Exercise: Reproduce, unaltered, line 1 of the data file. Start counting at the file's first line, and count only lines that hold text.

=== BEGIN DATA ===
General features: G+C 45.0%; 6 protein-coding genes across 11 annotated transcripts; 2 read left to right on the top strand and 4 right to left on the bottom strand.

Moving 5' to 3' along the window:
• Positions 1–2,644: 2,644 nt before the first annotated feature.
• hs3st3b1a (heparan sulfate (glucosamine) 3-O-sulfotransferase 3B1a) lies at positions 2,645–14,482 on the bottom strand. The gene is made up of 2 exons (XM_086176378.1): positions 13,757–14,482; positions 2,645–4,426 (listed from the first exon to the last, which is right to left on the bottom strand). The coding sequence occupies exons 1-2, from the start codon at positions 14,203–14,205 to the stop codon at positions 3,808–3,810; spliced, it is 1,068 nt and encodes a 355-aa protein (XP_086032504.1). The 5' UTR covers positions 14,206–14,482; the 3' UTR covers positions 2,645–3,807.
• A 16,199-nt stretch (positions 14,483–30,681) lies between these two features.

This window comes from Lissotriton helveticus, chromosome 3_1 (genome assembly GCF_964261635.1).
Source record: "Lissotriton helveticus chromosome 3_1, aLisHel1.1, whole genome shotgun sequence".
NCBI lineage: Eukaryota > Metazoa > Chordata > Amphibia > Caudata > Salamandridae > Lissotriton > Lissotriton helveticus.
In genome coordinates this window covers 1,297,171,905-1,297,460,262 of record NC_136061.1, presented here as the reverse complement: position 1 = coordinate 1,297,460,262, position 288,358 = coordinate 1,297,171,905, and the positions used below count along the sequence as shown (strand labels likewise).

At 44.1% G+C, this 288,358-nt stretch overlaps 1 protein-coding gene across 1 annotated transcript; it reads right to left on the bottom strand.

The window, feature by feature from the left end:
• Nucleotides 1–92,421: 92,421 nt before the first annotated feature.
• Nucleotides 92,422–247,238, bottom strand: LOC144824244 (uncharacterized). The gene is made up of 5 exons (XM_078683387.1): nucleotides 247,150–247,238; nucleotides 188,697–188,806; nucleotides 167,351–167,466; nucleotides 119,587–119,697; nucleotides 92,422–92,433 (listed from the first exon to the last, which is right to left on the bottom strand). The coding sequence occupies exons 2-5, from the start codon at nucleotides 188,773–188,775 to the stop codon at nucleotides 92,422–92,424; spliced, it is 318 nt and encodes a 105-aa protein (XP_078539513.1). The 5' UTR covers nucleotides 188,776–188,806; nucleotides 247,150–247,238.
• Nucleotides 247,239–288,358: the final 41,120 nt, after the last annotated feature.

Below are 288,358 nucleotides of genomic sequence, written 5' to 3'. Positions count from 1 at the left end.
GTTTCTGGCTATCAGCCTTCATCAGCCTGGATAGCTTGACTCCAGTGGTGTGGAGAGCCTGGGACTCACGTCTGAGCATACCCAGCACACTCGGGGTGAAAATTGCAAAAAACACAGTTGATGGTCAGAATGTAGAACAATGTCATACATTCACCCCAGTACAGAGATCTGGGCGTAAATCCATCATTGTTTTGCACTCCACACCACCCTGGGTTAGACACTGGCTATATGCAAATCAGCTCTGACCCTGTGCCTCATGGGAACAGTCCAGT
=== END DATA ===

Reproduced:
General features: G+C 45.0%; 6 protein-coding genes across 11 annotated transcripts; 2 read left to right on the top strand and 4 right to left on the bottom strand.